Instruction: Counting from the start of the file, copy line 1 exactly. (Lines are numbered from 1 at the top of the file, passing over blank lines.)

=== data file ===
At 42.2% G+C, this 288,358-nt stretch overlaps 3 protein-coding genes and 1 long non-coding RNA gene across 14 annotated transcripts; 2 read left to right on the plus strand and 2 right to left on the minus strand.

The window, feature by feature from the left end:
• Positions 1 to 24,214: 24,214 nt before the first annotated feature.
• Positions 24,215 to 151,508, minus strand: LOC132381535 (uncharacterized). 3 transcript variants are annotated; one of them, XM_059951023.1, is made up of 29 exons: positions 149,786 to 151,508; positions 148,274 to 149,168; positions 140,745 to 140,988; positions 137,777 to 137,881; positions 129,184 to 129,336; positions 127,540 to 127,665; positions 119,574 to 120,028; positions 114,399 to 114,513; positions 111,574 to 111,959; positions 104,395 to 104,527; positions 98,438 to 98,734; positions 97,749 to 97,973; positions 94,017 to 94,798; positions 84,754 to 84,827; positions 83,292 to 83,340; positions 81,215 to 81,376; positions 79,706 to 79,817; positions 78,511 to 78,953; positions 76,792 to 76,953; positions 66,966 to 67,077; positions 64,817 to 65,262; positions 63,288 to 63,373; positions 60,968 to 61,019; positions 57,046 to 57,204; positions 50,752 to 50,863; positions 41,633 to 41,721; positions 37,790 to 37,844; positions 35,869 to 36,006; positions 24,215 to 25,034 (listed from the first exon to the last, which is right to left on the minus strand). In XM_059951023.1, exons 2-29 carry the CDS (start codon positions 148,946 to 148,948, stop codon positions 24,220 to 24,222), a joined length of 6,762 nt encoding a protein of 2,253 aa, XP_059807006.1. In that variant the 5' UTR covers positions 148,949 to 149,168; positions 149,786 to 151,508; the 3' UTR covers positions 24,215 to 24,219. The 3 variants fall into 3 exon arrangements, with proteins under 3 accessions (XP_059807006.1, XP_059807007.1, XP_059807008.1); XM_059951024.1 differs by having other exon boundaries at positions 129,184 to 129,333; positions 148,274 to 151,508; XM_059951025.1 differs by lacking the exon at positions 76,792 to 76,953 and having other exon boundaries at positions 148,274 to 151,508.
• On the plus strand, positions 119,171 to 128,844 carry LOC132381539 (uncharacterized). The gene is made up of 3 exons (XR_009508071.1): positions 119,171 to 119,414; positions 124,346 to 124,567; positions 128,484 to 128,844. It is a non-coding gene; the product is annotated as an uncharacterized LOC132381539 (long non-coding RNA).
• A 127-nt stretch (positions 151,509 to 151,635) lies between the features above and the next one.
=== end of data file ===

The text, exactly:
At 42.2% G+C, this 288,358-nt stretch overlaps 3 protein-coding genes and 1 long non-coding RNA gene across 14 annotated transcripts; 2 read left to right on the plus strand and 2 right to left on the minus strand.